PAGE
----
I [the author] am writing about visual literacy and visual texts, and in doing so, I will share with you examples of children’s ‘picturebooks’ where alphabetic print is no longer the primary carrier of meaning and where images and print often are symbiotic.
This study provided a guide for appropriate characteristics of Instructional Photo to be used by teachers, trainers, coaches, instructors, and anyone else who desires to deliver knowledge and present content with visual meaning to elementary students in the state of Kuwait as a teaching style that supports teachers, facilitates clarification, and gets the learners’ attention and motivates them.
The purpose of this paper is to explore graphic design best practices and approval processes used by librarians. This paper used an online, qualitative survey to collect data on librarians’ design processes and best practices. The responses were reviewed to determine categories and themes of librarians’ design processes and best practices to gain an understanding of the state of graphic design in libraries.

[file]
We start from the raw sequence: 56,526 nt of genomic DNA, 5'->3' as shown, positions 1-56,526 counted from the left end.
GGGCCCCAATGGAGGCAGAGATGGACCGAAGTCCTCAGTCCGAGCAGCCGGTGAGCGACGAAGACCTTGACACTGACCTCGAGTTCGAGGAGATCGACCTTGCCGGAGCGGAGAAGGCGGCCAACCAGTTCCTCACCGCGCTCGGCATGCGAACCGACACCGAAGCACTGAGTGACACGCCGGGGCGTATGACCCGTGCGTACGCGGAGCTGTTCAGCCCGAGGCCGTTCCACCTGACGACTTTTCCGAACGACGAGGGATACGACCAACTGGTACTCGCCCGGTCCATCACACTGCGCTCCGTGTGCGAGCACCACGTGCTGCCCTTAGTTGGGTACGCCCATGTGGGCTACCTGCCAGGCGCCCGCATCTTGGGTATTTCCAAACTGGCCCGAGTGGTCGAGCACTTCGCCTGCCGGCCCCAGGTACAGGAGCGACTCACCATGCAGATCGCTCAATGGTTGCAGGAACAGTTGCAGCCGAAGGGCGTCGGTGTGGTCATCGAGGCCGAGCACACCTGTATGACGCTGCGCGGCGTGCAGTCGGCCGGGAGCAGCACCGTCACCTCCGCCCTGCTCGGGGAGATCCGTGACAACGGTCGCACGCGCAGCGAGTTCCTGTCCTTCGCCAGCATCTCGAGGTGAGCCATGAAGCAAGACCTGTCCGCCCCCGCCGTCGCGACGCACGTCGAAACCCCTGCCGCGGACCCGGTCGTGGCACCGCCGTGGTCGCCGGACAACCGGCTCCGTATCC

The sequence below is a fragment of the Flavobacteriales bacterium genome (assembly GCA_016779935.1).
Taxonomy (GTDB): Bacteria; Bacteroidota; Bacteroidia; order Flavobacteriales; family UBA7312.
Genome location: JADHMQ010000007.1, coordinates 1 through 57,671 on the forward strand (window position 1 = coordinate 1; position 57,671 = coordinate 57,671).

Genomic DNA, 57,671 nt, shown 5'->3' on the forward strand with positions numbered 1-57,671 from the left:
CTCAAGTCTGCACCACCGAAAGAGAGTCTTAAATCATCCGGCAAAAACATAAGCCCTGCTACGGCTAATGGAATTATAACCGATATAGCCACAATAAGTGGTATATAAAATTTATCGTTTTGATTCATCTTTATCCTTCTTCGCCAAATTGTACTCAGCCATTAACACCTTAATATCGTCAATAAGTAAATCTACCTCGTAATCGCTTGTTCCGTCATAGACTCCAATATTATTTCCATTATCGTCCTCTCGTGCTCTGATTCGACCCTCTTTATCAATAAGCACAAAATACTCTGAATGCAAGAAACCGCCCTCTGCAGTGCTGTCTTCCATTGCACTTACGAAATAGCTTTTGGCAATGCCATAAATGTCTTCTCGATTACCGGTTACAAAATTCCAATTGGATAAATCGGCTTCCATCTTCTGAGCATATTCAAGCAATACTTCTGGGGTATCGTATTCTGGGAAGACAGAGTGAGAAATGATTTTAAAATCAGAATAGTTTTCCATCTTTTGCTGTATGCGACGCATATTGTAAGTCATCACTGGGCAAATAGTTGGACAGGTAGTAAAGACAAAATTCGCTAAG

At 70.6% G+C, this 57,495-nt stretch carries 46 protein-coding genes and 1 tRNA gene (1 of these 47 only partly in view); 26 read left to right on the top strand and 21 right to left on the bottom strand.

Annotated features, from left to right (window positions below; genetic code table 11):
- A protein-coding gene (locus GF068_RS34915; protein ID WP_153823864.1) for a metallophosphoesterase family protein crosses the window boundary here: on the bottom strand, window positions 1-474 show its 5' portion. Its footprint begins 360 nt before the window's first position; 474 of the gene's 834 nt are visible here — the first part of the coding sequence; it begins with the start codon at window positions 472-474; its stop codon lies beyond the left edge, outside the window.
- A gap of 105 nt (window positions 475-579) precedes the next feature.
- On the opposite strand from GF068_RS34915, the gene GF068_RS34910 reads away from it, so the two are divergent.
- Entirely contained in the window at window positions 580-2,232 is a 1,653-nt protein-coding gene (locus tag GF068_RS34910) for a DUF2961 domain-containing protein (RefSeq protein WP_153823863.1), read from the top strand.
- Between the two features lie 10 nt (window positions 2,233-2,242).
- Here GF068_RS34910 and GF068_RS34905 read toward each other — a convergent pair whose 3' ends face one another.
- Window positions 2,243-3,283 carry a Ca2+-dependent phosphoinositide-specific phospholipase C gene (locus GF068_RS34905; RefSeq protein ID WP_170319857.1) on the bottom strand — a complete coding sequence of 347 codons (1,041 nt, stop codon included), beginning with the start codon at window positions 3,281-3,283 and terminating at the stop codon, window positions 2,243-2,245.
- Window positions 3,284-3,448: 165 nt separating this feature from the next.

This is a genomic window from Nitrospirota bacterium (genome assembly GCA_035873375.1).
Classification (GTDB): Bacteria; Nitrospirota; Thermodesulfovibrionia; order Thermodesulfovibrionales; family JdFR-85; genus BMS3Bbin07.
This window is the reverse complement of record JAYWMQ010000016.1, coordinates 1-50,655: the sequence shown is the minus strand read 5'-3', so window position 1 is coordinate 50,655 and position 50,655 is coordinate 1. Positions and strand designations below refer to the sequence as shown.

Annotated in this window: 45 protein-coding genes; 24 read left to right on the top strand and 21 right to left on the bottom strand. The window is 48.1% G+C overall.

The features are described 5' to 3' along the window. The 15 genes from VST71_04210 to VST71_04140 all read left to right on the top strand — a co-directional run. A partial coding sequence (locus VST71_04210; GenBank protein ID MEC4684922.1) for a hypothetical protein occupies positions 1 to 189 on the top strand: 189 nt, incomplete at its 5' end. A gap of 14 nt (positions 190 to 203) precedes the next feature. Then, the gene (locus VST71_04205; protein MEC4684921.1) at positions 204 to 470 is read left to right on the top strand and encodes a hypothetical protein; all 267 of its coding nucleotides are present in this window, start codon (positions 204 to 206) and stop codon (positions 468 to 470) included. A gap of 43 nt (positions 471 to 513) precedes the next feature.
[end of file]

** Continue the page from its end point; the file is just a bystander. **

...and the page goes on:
This study proposes a basic learning program for enhancing visual literacy using an original Web content management system (Web CMS) to share students’ outcomes in class as a blog post. It seeks to reinforce students’ understanding and awareness of the design of visual content. The learning program described in this research focuses on to address how to create meanings of visual content that is important to express information visually, and includes three exercises based on perception, visual variables, and signification. The Web CMS to publish student works and share in class helps enhance students’ reflection. We also developed a rubric as an assessment device for students’ outcomes. The content of the learning program and its implementation are described with the support of observational data.